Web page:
This week, the SAFE Banking Act’s long-awaited reintroduction finally happened, and by a bipartisan group of over 100 members of the House and 30 members of the Senate (and counting!). The legislation was first introduced in March 2019, and we’ve followed along ever since. This Act has now been passed by the House THREE times, most recently in the fall of 2019. At that time, it showed some promise but ultimately remained pending before the Senate Banking Committee indefinitely. Now that there appears to more bipartisan support than ever, and with renewed calls for change by the American Bankers Association, the Credit Union National Association and other prominent voices in the industry, 2021 may finally be the year we see the SAFE Banking Act turn into law.
In case you need a refresher, the SAFE Banking Act aims to create a safe harbor for banks and credit unions so they cannot be held liable or subject to federal forfeiture action for providing financial services to a cannabis-related business. Under the Act, federal banking regulators cannot:
- Terminate or limit the deposit insurance or share insurance of a depository institution solely because the institution provides financial services to a cannabis-related business;
- Prohibit or discourage an institution from offering financial services to a cannabis-related business;
- Recommend or otherwise encourage an institution not to offer financial services to an account holder solely because the account holder is affiliated with a cannabis-related business; and
- Take any adverse or corrective action on a loan made to a person solely because the person either owns a cannabis-related business or owns real estate or equipment leased to a cannabis-related business.
As we’ve discussed in previous posts, many see this legislation as insufficient reform, but at least bridging a critical gap that has been created by the conflict between federal and state law. Then Treasury Secretary Steven Mnuchin’s voiced concerns come to mind, especially his noting that the IRS had had to build enormous “cash rooms” for the taxes paid by state-legal businesses. Perhaps more importantly, it would alleviate intense safety and security concerns, which Senator Jeff Merkley puts well in his press release:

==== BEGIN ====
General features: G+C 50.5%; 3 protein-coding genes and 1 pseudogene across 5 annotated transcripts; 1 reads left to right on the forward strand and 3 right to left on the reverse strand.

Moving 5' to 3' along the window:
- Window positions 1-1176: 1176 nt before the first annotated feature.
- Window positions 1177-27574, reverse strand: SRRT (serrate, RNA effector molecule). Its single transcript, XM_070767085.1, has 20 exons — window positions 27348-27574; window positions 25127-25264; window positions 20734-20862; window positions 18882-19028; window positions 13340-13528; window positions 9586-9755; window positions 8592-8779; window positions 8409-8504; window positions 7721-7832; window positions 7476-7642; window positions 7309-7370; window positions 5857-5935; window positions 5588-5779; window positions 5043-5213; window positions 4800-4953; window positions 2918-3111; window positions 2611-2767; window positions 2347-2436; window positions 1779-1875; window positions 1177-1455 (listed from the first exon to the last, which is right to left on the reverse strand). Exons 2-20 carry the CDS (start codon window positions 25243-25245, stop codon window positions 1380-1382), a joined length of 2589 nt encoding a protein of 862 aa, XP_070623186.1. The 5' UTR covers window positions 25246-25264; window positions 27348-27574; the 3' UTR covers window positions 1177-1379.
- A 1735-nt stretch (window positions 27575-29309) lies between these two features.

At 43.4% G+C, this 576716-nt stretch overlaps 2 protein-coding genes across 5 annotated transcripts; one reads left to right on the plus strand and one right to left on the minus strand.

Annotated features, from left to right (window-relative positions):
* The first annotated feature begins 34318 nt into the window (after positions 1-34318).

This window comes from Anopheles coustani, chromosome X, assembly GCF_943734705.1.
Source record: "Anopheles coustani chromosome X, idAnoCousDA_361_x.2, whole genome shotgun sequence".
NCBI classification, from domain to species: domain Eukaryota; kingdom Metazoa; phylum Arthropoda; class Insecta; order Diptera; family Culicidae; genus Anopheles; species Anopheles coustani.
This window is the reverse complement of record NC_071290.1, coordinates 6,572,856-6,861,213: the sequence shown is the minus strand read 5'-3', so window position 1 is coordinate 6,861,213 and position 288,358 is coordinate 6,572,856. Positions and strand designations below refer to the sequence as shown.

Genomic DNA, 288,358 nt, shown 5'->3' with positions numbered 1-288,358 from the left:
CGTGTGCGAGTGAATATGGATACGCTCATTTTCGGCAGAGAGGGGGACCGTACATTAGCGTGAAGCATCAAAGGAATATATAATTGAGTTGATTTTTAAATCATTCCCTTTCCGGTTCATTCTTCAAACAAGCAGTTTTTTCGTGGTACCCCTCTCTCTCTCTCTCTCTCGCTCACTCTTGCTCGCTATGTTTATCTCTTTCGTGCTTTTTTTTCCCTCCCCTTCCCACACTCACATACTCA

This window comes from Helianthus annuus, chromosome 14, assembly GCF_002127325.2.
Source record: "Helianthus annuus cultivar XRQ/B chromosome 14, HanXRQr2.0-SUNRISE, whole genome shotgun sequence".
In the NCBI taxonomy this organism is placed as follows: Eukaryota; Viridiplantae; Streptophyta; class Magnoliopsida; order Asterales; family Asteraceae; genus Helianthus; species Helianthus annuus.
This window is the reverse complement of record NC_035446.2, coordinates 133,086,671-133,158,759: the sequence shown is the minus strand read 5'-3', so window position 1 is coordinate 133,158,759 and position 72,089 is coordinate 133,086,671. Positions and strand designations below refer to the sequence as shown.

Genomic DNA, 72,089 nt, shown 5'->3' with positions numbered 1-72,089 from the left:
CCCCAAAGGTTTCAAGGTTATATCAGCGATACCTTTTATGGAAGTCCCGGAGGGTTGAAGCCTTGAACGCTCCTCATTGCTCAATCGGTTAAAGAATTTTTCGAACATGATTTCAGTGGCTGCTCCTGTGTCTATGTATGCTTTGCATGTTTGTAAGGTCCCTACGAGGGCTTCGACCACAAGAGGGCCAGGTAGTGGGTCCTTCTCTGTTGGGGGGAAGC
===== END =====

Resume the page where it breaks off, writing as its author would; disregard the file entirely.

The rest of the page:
“No one working in a store or behind a register should have to worry about experiencing a traumatic robbery at any moment,” said Merkley. “That means we can’t keep forcing legal cannabis businesses to operate entirely in cash—a nonsensical rule that is an open invitation to robbery and money laundering. Let’s make 2021 the year that we get this bill signed into law so we can ensure that all legal cannabis businesses have access to the financial services they need to help keep their employees safe.”
To drive the point home, the press release contains a link to a news article describing the fatal shooting of a budtender in December. OLCC data similarly indicates Portland dispensaries were robbed, burglarized, or looted over 100 times in 2020.
We’ll continue to monitor the status of the SAFE Banking Act and other cannabis-related legislation on the federal and state level throughout this year. Here’s hoping it’s a good one for much needed reform.